As a combat veteran, it’s important to me to share the stories of those who fought before me for our country.
War Heroes in Color.
Desmond Thomas Doss (February 7, 1919 – March 23, 2006) was a United States Army corporal who served as a combat medic with an infantry company in World War II. He was twice awarded the Bronze Star Medal for actions in Guam and the Philippines.
Doss further distinguished himself in the Battle of Okinawa by saving 75 men,[a] becoming the only conscientious objector to receive the Medal of Honor for his actions during the Second World War . His life has been the subject of books, the documentary The Conscientious Objector, and the critically acclaimed 2016 film Hacksaw Ridge.
Before the outbreak of World War II, Doss was employed as a joiner at a shipyard in Newport News, Virginia. Doss entered military service, despite being offered a deferment for his shipyard work, on April 1, 1942, at Camp Lee, Virginia.
He was sent to Fort Jackson in South Carolina for training with the reactivated 77th Infantry Division. Meanwhile, his brother Harold served aboard the USS Lindsey .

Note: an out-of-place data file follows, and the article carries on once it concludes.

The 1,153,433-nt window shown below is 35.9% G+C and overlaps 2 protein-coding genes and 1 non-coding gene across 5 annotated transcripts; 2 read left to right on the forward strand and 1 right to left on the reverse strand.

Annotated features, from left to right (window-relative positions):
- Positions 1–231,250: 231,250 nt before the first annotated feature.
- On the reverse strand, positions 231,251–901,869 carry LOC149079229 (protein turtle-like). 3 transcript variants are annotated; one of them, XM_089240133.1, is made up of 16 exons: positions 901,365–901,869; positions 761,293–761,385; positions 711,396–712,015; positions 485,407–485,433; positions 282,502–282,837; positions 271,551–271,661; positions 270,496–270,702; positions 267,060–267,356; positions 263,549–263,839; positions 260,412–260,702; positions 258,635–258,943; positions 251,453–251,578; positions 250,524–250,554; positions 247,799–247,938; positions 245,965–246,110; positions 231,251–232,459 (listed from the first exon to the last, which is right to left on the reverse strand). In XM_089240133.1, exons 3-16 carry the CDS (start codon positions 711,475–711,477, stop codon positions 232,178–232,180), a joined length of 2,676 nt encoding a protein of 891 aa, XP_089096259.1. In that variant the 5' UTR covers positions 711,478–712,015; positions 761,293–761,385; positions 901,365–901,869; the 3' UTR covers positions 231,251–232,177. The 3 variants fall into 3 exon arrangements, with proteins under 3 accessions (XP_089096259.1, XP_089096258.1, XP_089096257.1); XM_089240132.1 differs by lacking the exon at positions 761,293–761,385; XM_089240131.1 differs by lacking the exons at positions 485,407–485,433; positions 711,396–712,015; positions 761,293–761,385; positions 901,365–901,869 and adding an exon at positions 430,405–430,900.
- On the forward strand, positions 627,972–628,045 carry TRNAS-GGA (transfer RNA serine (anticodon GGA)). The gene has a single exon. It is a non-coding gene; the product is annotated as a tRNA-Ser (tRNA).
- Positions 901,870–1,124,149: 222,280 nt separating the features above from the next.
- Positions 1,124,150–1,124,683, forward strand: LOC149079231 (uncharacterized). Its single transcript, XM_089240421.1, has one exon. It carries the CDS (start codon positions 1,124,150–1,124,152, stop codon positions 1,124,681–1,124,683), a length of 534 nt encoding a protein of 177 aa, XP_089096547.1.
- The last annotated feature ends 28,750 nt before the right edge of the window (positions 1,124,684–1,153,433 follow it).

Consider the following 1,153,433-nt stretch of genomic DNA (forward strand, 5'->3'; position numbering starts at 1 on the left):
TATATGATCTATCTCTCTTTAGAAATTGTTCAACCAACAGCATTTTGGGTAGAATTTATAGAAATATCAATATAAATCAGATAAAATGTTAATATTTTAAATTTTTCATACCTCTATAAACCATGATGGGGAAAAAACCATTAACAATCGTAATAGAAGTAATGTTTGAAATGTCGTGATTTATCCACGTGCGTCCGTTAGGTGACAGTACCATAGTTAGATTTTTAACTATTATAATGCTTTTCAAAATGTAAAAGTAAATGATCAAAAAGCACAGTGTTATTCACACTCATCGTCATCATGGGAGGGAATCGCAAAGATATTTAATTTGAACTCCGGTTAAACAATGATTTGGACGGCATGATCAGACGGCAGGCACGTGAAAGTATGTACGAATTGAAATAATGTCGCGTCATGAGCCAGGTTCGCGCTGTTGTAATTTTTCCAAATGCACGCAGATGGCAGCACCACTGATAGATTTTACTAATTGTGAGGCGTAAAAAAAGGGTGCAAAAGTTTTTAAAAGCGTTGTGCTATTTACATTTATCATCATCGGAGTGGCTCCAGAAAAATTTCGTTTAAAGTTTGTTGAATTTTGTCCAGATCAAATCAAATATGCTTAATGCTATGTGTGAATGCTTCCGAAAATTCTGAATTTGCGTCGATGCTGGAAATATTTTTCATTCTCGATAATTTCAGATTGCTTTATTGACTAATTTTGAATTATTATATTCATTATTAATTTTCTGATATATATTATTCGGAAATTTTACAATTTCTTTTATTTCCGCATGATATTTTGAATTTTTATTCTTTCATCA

Doss refused to kill an enemy soldier or carry a weapon into combat because of his personal beliefs as a Seventh-day Adventist.
He consequently became a medic assigned to 2nd Platoon, B Company, 1st Battalion, 307th Infantry, 77th Infantry Division.
While serving with his platoon in 1944 on Guam and the Philippines, he was awarded two Bronze Star Medals with a “V” device, for exceptional valor in aiding wounded soldiers under fire. During the Battle of Okinawa, he saved the lives of 50–100 wounded infantrymen atop the area known by the 96th Division as the Maeda Escarpment or Hacksaw Ridge.
Doss was wounded four times in Okinawa, and was evacuated on May 21, 1945, aboard the USS Mercy. Doss suffered a left arm fracture from a sniper’s bullet and at one point had seventeen pieces of shrapnel embedded in his body. He was awarded the Medal of Honor for his actions in Okinawa.
Coloured by Johnny Sirlande for Historic photo restored in color
Image courtesy of Desmon Doss Family